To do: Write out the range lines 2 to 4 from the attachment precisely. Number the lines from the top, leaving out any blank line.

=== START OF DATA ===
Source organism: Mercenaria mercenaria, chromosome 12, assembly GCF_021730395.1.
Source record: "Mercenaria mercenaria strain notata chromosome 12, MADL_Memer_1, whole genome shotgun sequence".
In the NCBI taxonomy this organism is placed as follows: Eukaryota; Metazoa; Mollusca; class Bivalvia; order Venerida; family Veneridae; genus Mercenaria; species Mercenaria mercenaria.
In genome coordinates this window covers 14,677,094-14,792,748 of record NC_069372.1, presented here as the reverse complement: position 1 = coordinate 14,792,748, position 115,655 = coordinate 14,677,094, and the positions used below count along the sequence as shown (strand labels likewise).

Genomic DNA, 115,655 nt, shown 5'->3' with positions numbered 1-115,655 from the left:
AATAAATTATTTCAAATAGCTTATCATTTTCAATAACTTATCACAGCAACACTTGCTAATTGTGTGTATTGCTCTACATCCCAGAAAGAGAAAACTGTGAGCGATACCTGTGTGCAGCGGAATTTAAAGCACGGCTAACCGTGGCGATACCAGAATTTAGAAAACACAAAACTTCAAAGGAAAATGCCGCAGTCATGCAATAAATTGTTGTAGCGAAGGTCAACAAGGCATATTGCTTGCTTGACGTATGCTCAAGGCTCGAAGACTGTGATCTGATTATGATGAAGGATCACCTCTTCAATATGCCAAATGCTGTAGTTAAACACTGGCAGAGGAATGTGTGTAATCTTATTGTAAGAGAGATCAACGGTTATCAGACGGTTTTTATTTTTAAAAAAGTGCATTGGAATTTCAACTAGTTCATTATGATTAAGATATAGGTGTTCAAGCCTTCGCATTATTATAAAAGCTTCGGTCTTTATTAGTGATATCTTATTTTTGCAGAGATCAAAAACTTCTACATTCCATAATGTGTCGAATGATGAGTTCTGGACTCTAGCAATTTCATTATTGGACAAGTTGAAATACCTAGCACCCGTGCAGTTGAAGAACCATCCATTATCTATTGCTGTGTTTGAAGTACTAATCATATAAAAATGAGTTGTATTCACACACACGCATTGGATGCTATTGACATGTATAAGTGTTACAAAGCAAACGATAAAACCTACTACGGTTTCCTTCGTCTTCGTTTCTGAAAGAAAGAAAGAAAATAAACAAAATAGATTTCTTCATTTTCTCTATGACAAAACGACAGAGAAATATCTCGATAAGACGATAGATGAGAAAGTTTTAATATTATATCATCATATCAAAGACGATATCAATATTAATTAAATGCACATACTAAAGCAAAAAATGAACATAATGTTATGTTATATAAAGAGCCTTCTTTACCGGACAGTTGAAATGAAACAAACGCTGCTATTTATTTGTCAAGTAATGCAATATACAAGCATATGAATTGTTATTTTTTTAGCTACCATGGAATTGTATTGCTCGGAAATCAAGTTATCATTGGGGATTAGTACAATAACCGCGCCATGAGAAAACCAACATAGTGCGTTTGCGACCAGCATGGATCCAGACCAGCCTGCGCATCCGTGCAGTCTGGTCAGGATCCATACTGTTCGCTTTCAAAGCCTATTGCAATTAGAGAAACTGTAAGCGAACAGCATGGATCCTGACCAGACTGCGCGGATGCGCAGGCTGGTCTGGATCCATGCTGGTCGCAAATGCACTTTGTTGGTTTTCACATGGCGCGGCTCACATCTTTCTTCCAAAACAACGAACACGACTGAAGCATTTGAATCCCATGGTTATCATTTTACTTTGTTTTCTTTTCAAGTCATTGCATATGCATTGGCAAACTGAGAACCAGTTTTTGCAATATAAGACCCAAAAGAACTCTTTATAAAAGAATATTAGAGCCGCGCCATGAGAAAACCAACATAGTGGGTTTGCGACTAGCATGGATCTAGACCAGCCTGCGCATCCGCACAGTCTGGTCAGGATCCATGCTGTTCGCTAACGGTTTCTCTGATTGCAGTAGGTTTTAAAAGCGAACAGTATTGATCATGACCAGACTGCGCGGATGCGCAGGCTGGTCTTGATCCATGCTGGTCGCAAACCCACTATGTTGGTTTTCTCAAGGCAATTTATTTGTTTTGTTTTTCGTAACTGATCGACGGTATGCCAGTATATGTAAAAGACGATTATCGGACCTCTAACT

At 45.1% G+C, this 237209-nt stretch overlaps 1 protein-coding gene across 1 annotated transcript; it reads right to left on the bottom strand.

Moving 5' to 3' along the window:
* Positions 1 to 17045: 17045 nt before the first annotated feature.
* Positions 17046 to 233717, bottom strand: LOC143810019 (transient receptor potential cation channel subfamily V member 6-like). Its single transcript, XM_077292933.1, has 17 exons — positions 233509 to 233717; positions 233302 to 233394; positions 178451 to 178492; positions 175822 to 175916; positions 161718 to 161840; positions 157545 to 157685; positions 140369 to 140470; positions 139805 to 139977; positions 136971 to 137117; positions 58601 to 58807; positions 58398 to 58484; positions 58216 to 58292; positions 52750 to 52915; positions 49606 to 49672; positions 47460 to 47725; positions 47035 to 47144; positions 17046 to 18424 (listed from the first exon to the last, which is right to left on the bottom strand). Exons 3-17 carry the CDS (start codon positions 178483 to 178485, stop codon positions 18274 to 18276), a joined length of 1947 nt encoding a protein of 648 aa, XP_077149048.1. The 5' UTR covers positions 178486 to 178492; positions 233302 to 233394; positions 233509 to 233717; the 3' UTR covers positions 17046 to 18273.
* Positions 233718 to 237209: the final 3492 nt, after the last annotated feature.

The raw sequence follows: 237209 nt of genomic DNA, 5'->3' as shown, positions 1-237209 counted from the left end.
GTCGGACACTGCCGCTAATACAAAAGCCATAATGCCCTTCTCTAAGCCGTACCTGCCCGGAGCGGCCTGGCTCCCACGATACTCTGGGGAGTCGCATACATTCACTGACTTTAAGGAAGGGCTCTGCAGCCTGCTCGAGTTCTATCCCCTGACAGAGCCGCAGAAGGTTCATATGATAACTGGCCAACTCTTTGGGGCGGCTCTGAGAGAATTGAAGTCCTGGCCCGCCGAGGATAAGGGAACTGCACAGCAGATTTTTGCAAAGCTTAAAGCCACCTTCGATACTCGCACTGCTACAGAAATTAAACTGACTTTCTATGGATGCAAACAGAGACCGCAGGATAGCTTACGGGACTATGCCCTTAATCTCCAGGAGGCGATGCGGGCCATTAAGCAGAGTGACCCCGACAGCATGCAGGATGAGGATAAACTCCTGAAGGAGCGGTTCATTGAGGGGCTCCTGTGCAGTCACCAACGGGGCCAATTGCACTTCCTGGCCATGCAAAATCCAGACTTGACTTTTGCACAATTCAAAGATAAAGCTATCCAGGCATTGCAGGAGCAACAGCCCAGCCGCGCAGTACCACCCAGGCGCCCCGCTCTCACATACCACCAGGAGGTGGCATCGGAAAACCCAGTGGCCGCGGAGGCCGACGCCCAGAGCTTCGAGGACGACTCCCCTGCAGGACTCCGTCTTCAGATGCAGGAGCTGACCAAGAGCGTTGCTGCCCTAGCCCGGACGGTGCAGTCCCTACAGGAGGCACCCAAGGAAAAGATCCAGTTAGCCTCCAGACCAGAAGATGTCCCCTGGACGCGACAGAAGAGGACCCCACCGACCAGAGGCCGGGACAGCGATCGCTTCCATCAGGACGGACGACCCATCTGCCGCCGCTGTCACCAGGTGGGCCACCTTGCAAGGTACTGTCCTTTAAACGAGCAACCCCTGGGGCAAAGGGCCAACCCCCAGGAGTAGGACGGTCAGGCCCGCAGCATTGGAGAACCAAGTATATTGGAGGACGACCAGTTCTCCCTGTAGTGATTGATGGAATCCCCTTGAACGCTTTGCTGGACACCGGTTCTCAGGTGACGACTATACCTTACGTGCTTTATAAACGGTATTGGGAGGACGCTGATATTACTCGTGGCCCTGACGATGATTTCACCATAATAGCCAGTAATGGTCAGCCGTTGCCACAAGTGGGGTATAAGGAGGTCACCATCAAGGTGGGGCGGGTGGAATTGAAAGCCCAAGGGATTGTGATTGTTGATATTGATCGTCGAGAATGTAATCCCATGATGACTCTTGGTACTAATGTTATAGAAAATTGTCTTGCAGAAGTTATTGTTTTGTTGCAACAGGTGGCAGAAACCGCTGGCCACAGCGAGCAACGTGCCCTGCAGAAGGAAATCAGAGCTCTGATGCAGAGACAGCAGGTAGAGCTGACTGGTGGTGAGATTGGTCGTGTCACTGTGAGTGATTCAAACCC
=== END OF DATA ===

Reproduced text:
Source record: "Mercenaria mercenaria strain notata chromosome 12, MADL_Memer_1, whole genome shotgun sequence".
In the NCBI taxonomy this organism is placed as follows: Eukaryota; Metazoa; Mollusca; class Bivalvia; order Venerida; family Veneridae; genus Mercenaria; species Mercenaria mercenaria.
In genome coordinates this window covers 14,677,094-14,792,748 of record NC_069372.1, presented here as the reverse complement: position 1 = coordinate 14,792,748, position 115,655 = coordinate 14,677,094, and the positions used below count along the sequence as shown (strand labels likewise).